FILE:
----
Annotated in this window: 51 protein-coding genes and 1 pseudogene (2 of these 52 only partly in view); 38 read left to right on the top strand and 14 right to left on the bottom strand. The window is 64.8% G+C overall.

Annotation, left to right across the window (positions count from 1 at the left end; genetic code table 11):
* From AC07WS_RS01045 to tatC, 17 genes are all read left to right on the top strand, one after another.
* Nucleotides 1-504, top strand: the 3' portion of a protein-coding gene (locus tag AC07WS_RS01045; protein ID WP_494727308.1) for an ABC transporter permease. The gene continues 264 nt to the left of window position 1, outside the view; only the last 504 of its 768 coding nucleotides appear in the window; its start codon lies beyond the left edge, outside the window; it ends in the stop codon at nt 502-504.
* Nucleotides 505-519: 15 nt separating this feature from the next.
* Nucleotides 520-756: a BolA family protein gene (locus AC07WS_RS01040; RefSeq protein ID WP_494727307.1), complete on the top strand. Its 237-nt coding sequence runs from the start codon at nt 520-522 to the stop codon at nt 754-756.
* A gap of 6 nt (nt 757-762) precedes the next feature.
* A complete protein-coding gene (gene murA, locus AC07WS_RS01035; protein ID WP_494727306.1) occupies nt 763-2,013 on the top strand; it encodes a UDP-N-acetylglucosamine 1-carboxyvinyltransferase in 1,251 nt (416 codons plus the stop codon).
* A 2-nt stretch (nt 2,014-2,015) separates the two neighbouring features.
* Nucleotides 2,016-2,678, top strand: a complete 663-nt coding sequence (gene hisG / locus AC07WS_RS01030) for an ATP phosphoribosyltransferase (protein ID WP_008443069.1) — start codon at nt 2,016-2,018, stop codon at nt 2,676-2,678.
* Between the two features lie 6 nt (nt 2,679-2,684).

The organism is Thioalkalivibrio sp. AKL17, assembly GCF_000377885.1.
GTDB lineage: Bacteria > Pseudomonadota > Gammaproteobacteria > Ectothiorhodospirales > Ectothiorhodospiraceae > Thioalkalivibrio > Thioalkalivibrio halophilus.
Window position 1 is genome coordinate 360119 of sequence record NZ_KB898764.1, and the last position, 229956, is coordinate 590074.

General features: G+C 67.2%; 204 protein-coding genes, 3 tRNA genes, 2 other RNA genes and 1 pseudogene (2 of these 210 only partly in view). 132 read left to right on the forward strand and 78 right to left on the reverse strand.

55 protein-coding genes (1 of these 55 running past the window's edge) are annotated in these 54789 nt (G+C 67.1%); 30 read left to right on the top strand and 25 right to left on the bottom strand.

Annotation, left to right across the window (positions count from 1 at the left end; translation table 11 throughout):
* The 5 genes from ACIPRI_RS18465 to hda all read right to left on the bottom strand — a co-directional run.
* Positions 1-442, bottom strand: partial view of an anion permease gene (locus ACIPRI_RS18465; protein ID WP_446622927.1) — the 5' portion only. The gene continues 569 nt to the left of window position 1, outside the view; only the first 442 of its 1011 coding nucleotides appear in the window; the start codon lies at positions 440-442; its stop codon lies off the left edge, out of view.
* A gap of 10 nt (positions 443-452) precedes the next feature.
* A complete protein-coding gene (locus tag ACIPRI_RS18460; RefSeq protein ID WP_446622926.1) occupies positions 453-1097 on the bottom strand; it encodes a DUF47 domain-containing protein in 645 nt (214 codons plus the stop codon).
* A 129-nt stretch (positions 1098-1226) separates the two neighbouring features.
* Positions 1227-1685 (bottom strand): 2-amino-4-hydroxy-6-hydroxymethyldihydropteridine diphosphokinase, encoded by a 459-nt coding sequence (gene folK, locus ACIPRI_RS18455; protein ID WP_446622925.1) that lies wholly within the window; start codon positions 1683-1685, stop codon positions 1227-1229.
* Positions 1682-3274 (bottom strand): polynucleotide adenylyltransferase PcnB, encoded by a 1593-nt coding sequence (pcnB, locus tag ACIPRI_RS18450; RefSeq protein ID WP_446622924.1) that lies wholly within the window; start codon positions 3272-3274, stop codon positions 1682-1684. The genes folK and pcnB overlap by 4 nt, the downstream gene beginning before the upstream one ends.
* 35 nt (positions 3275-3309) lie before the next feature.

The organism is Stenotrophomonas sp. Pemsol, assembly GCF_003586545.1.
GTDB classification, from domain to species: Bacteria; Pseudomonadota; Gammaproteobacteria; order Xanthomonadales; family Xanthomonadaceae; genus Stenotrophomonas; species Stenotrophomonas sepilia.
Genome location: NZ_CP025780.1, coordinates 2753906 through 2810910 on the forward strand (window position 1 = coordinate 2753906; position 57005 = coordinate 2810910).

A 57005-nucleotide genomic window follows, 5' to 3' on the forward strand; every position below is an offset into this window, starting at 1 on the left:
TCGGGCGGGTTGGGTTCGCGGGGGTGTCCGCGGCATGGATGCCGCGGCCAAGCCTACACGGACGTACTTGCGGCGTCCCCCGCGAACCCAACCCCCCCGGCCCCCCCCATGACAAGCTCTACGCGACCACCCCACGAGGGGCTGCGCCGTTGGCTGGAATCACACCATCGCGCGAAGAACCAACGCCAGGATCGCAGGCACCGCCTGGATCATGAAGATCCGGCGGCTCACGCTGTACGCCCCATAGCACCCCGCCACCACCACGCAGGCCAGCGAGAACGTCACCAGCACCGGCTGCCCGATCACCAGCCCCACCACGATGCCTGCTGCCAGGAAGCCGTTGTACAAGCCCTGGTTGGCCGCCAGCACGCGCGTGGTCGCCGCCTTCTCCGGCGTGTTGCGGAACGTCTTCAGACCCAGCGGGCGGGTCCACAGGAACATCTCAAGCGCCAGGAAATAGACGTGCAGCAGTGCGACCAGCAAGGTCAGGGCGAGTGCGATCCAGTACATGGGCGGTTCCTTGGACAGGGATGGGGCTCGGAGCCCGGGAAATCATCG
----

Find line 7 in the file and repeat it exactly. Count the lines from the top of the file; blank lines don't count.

* A gap of 6 nt (nt 757-762) precedes the next feature.